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A contractor's proposal to divert Route 16 traffic around road construction in the southern half of Franklinville for three weeks was met with stiff resistance by Village Board members at a Monday night meeting.

Mayor Judy L. Harrington said no official request has been made, but road crews, at work on a state Department of Transportation resurfacing project over the entire 1 1/2 -mile length of the village, are relaying the information to townspeople.

She said at least one business owner was told by the contractor that traffic along Main Street, or Route 16, would be shut down from 7 a.m. to 6 p.m. while paving is completed between the stop light and the village's southern boundary.

"Who's really in charge?" Harrington asked, complaining that she was forced to phone the contractor to ask for an explanation.

She said she was told that the village faces a three-week detour or months of stopping traffic for long periods of time.

Trustee Rich Larsson said some local businesses could be forced to close their doors if traffic is shut off and recalled promises from state DOT officials that there would be no detours in the project.

"I think this is a blatant change if not a lie," said Larsson, pointing to repeated delays in the project and failure of the contractors to patch lawns and fill deep holes that present hazards to both pedestrians and vehicles.

"I think it's a desperate effort to catch up," said trustee Terry Hahn.

Several raised issues of access for emergency vehicles and the need to keep entrances open for the post office and medical center.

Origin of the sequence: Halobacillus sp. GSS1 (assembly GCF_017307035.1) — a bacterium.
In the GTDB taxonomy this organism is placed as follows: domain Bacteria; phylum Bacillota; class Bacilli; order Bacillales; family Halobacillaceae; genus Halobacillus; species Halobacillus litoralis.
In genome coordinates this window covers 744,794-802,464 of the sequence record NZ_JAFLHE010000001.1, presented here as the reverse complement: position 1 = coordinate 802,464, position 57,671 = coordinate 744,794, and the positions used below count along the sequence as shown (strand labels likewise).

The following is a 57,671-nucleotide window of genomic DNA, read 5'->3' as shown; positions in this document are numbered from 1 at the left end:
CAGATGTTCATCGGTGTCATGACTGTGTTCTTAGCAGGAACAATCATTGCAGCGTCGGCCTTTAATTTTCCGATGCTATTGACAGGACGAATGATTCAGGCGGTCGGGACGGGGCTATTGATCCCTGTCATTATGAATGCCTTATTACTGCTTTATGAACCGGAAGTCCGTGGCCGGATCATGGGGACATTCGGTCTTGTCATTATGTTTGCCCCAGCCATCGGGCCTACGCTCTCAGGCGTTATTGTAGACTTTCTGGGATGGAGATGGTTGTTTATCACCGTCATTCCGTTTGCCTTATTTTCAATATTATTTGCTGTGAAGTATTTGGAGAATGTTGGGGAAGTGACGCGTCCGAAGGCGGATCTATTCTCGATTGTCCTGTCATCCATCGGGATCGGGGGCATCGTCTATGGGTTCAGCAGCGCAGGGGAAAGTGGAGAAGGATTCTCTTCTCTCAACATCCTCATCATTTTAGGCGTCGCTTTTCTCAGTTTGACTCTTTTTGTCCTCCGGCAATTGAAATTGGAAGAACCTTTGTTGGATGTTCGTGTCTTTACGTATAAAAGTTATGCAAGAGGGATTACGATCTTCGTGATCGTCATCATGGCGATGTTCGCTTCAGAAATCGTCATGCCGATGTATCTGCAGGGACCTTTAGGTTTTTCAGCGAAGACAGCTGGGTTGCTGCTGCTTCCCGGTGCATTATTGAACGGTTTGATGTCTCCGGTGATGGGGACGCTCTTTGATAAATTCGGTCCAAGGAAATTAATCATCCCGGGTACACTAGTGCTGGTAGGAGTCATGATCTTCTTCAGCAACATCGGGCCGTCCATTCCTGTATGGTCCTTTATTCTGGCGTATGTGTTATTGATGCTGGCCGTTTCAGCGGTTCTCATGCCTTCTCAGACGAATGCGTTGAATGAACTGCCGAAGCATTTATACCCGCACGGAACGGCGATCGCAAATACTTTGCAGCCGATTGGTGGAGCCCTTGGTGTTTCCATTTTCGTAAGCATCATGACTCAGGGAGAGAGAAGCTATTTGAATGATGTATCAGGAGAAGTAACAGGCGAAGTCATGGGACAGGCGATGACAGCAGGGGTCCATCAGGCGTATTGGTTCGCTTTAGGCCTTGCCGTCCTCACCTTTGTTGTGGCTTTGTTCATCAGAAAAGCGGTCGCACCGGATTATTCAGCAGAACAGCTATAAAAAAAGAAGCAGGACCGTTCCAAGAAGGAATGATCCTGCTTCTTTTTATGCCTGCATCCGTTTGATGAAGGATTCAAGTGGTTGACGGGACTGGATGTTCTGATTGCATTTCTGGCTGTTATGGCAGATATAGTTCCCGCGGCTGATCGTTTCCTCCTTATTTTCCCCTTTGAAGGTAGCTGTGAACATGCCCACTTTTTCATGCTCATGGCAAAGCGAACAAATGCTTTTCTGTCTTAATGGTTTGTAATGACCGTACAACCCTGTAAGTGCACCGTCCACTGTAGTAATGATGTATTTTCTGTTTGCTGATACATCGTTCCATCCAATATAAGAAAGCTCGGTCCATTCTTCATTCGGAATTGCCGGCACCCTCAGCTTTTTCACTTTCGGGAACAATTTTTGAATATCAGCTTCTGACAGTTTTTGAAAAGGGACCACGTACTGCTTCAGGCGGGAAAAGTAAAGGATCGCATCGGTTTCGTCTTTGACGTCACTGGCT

On Friday, the contractor spoke to the superintendent of Public Works and village clerk about the plan. According to Public Works Superintendent Mark Wenger all vehicular traffic is to be detoured along Elm Street and over a two-lane county road, Cadiz Road, to Route 98.

Both village and county lawmakers must approve the detour or paving would have to proceed one lane at a time with more extensive delays than are currently being experienced.

"We don't want to be left with the mess all winter," said Wenger.

Harrington said she would attempt to contact the contractor this morning for more information and board members agreed to hold a special session if necessary. They agreed to invite DOT representatives and the contractor to attend the session.

Omer Construction began the work in early spring, removing trees and replacing sewer lines. Sidewalks were removed, trenches were dug and other preparations were made for curb replacement in the southern half of the village. Residents there could not use driveways when that work was delayed several weeks.

The top layers of asphalt were recently removed along that section, exposing the original brick pavement in preparation for paving. Work on sidewalks and sewer mains is now progressing in the northern portion of the project. Work must be finished by Nov. 30.

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